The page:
Aaron Wheeler: This is more of a second half loser, because the first half of his season surely caught the eyes of many. His performances at center back could be brilliant or awful but seldom in between, which makes perfect sense considering his size, athletic ability, and absolute lack of experience at center back. It will be interesting to see what position he plays going forward, whether he remains with the Union or not. His talent ceiling certainly seems higher at center back, but will someone else be willing to try what John Hackworth did? An MLS team with its own USL reserve squad may be ideal for Wheeler.

Brendan Burke: A year ago, Burke looked to be on track to becoming a head coach at the professional level after building the successful Reading United program and nailing down a role as the Union’s top assistant coach. A rumored opportunity didn’t pan out, but he left the Union nonetheless under circumstances that have never been publicized. Had he stayed with the Union, he would have been the likely choice as interim manager after Hackworth was fired. Today, he could be Union head coach. Instead, he’s back home in the Boston area on staff with a college team. Here’s to hoping he rights his career trajectory, because he’s a decent, smart guy who impressed in coaching stints with Reading United and the Union.

John Hackworth: That Hackworth rebounded well by finding a head coaching job with one of the U.S. youth national teams speaks well for him. So too does the fact that nearly all his player acquisitions, including Andrew Wenger, have turned out to be good ones. (Austin Berry is a notable exception, but he cost the Union very little.) But when it came down to it, Hackworth lost the confidence of Union ownership and fans basically because his team couldn’t hold late game leads, and in the end, he lost the job he really wanted.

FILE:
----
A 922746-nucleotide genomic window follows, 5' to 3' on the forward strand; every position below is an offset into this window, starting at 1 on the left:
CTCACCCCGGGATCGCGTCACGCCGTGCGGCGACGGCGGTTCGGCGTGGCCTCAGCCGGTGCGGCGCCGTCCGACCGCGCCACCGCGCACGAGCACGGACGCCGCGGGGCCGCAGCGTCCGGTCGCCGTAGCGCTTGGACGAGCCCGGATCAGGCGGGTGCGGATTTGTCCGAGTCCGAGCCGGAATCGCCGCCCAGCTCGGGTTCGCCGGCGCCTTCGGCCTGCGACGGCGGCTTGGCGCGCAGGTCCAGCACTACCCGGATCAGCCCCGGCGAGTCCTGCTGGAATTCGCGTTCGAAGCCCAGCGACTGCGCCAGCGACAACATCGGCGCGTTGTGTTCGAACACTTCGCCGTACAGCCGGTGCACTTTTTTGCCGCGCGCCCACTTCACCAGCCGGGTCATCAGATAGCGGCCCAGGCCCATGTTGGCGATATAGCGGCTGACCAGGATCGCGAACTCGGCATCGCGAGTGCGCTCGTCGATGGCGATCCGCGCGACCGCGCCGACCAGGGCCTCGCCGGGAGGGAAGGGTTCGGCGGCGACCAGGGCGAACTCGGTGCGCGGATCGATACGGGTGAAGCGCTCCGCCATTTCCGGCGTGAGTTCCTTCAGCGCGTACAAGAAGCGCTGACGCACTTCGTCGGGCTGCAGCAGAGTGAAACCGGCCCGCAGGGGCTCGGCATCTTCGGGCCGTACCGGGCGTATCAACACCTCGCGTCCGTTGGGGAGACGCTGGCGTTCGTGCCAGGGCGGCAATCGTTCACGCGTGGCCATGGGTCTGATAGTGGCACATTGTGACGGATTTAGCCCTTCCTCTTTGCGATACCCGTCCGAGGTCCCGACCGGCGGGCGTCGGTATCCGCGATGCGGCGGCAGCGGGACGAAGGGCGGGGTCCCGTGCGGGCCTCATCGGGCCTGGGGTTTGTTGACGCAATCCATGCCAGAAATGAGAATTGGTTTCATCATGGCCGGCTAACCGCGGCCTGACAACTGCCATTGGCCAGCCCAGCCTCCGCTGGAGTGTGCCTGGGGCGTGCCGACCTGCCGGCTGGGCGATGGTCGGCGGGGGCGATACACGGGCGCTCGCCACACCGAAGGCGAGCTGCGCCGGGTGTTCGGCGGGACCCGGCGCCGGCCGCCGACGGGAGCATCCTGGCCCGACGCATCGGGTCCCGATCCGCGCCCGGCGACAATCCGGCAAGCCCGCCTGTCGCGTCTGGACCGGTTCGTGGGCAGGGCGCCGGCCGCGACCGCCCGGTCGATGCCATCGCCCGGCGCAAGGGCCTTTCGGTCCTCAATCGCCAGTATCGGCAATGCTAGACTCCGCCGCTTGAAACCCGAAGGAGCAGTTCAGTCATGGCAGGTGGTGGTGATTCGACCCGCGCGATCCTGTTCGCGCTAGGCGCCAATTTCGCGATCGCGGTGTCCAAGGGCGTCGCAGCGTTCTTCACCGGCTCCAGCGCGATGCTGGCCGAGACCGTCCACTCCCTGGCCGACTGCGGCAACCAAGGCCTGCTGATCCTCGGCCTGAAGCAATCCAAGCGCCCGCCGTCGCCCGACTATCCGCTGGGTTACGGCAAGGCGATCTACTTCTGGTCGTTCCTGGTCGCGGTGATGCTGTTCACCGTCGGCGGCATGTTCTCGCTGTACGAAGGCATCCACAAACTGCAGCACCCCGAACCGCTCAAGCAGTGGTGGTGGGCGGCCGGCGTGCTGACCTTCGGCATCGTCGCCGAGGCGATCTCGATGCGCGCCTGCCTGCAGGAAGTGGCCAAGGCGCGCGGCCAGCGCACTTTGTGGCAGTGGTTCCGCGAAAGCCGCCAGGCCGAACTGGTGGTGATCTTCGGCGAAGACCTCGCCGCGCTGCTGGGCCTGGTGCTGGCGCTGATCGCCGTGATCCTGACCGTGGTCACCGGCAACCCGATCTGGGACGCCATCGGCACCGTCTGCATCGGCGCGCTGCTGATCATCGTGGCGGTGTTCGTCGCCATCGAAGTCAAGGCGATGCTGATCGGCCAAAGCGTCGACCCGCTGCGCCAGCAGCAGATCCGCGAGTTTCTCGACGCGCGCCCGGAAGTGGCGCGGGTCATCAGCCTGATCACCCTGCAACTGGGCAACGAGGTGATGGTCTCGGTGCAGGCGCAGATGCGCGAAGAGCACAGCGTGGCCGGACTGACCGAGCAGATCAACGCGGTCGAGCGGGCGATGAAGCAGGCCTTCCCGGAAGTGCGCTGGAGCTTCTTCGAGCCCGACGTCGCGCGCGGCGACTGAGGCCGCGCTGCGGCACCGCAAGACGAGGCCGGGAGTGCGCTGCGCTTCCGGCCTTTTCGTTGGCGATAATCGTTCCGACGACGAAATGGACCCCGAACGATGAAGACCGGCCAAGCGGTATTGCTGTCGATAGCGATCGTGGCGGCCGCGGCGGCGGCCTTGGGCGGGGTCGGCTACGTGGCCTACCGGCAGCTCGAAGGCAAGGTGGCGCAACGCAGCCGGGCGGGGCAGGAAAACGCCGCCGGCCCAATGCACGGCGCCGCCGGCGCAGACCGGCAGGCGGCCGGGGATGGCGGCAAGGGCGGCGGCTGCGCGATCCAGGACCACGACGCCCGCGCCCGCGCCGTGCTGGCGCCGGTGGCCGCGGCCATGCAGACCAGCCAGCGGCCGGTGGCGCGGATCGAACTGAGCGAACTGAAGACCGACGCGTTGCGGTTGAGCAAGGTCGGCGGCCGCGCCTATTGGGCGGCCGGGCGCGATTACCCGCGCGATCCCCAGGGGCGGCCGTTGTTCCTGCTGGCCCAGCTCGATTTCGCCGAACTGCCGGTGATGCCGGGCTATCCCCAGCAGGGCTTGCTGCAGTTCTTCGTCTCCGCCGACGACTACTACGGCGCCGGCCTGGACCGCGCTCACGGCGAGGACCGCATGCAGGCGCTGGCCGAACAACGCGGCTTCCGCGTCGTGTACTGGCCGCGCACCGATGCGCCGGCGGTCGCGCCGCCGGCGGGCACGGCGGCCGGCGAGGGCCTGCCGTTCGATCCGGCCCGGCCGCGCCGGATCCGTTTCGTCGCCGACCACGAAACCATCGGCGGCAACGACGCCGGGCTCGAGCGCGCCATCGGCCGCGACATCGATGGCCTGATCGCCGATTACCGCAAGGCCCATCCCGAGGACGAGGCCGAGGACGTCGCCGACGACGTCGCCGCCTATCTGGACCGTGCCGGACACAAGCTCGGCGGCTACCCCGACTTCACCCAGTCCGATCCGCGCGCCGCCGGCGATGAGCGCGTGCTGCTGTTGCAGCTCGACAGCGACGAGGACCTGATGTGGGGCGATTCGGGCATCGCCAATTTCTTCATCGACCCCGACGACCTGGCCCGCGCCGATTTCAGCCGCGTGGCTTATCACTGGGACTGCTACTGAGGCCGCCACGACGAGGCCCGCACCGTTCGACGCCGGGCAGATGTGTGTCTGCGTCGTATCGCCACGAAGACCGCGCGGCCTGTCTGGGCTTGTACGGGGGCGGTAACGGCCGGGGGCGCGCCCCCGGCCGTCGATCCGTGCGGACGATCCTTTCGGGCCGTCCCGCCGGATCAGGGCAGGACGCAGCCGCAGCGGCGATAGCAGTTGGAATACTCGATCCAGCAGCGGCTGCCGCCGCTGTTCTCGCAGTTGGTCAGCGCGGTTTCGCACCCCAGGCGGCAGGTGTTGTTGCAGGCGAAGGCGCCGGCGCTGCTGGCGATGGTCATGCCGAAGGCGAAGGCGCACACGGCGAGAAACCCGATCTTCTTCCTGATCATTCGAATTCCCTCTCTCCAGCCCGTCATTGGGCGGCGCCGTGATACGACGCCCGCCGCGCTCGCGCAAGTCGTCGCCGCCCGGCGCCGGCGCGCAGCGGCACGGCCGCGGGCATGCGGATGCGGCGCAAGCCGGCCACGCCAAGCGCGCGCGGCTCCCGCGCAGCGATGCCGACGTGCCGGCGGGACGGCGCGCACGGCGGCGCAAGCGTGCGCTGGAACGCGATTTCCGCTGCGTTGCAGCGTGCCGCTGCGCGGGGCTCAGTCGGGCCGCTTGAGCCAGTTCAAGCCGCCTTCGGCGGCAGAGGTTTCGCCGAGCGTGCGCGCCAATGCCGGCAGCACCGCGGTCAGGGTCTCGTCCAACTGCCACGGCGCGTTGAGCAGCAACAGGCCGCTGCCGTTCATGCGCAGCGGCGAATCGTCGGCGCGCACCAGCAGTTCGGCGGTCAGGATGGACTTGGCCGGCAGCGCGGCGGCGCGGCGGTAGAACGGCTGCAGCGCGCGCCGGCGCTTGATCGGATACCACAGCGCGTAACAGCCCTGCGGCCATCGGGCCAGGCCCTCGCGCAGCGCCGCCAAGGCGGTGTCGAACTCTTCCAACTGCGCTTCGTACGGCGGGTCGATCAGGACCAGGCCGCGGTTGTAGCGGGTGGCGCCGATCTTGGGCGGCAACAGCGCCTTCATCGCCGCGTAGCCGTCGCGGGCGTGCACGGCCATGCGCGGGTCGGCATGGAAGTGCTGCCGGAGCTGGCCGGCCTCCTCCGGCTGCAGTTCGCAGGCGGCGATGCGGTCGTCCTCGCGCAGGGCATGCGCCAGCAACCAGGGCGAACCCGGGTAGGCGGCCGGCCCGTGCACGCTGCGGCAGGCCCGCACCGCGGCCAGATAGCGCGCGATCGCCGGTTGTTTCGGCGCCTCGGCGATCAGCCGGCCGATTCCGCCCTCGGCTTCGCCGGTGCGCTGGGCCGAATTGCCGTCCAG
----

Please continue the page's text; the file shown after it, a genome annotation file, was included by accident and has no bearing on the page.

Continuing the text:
Nick Sakiewicz: The Rais Mbolhi acquisition could turn out to be a good one, but fans will never forget how it happened and the mockery that came with the Union’s stockpiling of goalies. It’s one thing for some fans to dislike you, but once they start mocking you and most people know exactly what they’re talking about, you’re in trouble. Those goalkeeper jokes aren’t going away anytime soon.

Union fans: This should have been a playoff season. It wasn’t. They deserve one. Without off-field drama.


  1. I would add Ethan White to the winners list. He was invisible in the first half of the season but came on strong under Curtin which can allow the Union to better rotate their lineup going forward as well as allow more room to adjust for injuries.

    • Ethan is a wash. He did well starting out of necessity but his position could be easily upgraded.